Le Bilboquet first opened its doors in New York 33 years ago. The tight, 38-seat restaurant became known for its stylish, upper-crust clientele and gained an iconic status that at times dwarfed the more humble vision developed by co-owners Philippe Delgrange and Rick Wahlstedt. Perhaps humble is a bit too far, both of the French restaurateurs take hospitality quite seriously, and the interior at the new Cherry Creek iteration is anything but modest. But the two rely firmly on class over flash.
The food is deeply rooted in the bistro tradition and executive chef Cyrille Holota and chef de cuisine Ben Ashworth — formerly of Bistro Vendôme — give comfortable fare extraordinary depth and distinction. Opening Friday, September 13 the beautifully-designed ode to quiet extravagance features a 110-seat dining room, a 40-seat lounge, a 38-seat private dining room and 60 additional seats outside.
The sheer size and tasteful but clearly costly decoration speak to the place’s ambition. Wahlstedt decided Denver was a good location while competing in the National Championship in Squash at the Cherry Creek Athletic Club, and has since found the community to be incredibly welcoming. Locations in Dallas, Atlanta and Seg Harbor, New York have proved deeply viable — the restaurateurs are confident Colorado will be no different.
The bar program — headed by level-two sommelier Josh Peterson who recently served at Citizen Rail — features 150 bottles, just over half French, the rest American. The cocktail list, though much smaller, is equally intriguing. The Creek 75 — a classic French 75 turned a lovely violet by lavender syrup and an edible flower — is a refreshing way to open the meal.
The cuisine snubs trends in favor of making traditional food that appeals in its simplicity and elegance. Technique runs the show, and the expertise at play is strong. The mashed potatoes are rich — favoring heavy portions of cream and butter that would make the health crowd cringe. It tastes divine. Le crabe et avocat et salad is an elegantly plated ring of avocado topped with jumbo lump crab, and thinly sliced citrus and vegetables. Le poulet cajun — cajun chicken with beurre blanc and french fries — is one of the dishes that propelled the restaurant to its initial fame and comes packed with the kind of flavor that turns diners into regulars. The chocolate mousse has a texture that seems to defy gravity — the kind of dessert that could easily turn the run-of-the-mill sweet-tooth into a full-blown addict.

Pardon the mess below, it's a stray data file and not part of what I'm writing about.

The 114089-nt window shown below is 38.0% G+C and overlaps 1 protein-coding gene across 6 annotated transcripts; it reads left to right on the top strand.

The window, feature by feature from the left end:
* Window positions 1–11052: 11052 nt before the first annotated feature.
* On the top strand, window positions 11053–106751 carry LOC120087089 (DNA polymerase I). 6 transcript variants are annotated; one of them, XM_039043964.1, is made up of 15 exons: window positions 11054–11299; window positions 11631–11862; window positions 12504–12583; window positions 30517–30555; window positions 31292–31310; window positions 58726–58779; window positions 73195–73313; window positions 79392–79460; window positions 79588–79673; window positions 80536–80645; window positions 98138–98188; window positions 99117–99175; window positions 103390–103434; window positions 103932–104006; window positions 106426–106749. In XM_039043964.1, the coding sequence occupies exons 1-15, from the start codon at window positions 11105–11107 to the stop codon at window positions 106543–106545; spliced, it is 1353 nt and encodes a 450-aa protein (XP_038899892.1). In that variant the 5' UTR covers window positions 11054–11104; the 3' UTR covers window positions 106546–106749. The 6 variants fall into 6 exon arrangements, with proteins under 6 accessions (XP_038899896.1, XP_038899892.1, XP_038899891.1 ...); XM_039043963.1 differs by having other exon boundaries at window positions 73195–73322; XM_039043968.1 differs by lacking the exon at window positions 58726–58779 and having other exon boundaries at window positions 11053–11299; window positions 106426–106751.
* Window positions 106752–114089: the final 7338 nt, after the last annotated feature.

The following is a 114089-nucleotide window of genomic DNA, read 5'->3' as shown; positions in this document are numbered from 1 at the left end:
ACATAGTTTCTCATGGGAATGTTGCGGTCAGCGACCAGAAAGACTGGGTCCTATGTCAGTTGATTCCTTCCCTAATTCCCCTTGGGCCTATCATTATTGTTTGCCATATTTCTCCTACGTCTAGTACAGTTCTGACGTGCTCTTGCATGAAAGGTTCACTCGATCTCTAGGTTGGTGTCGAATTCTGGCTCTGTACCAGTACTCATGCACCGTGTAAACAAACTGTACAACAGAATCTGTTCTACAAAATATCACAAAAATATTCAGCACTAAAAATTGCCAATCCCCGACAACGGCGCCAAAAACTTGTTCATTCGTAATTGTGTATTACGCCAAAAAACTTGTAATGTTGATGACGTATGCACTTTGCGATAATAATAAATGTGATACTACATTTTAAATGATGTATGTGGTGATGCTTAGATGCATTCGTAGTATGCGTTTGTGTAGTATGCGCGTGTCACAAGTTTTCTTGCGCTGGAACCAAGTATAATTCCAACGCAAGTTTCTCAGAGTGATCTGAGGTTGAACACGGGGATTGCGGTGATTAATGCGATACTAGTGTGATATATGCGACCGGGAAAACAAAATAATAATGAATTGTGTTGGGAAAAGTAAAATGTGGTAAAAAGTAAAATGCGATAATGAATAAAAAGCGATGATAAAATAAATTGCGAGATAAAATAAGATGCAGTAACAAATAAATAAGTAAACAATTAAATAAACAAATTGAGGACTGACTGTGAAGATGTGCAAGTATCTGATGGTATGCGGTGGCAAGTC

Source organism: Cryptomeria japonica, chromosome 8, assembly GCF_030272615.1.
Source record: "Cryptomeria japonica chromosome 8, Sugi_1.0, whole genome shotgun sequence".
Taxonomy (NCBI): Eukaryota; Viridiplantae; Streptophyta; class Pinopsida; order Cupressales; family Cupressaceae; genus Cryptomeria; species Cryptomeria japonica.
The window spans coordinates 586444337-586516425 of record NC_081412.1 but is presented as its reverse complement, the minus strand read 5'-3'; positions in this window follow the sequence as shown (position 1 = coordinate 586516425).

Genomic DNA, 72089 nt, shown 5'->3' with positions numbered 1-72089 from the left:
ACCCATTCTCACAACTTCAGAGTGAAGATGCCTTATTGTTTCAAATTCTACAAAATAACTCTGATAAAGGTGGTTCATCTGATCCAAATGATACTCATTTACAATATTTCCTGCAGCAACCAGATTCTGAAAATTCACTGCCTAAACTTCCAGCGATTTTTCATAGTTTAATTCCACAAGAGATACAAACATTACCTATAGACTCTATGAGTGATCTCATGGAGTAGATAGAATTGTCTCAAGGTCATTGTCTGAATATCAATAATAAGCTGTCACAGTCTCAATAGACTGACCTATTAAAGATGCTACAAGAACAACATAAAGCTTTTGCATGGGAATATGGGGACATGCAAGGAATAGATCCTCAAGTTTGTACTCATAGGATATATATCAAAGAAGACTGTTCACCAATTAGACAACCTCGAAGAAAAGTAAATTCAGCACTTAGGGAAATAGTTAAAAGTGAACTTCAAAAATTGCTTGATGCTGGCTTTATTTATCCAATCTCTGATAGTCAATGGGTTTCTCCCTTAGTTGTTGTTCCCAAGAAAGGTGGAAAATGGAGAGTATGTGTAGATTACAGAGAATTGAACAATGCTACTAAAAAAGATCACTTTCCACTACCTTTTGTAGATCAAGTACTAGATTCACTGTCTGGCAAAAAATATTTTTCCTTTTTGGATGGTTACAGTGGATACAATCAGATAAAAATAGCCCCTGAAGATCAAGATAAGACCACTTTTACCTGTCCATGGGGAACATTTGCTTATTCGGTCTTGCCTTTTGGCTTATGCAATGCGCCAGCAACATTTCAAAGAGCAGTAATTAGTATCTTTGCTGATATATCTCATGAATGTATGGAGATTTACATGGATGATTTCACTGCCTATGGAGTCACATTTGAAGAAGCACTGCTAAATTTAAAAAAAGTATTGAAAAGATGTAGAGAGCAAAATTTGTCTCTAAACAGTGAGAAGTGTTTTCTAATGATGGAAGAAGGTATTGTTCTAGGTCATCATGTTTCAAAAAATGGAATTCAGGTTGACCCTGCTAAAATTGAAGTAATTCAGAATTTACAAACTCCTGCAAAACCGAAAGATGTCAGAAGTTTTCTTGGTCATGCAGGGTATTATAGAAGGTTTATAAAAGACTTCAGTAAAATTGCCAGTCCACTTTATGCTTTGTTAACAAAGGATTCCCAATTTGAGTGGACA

Unlike the New York original, there is nothing intimidating about Le Bilboquet. Two tables are conspicuously placed at the entrance for those who want to see and be seen, a nod to the first’s ritzy trappings. But Cherry Creek has been properly designed for Colorado’s more low key environment. The open floor plan, custom blue velvet banquettes and two-color terrazzo floor are inviting. Women always receive the first pours of wine and the neatly dressed waitstaff scrape crumbs from the table between courses.
Dining at Le Bilboquet is a reminder that there is indeed a place for the kind of Parisian white tablecloth dining that has been conspicuously absent in Denver’s emerging upscale restaurant scene. The ability to produce that kind of environment without being pompous may be the new locale’s great triumph. French dining has always managed to be both gentle and carefree while maintaining an impressive sense of decorum. Bilboquet nicely captures that spirit, inviting guests to loosen up without ever forgetting about excellence.
Le Bilboquet is located at 299 St Paul St., Denver. It is open Sunday – Thursday from 5 – 10 p.m. and Friday and Saturday from 5 – 11 p.m.
All photography by Alden Bonecutter.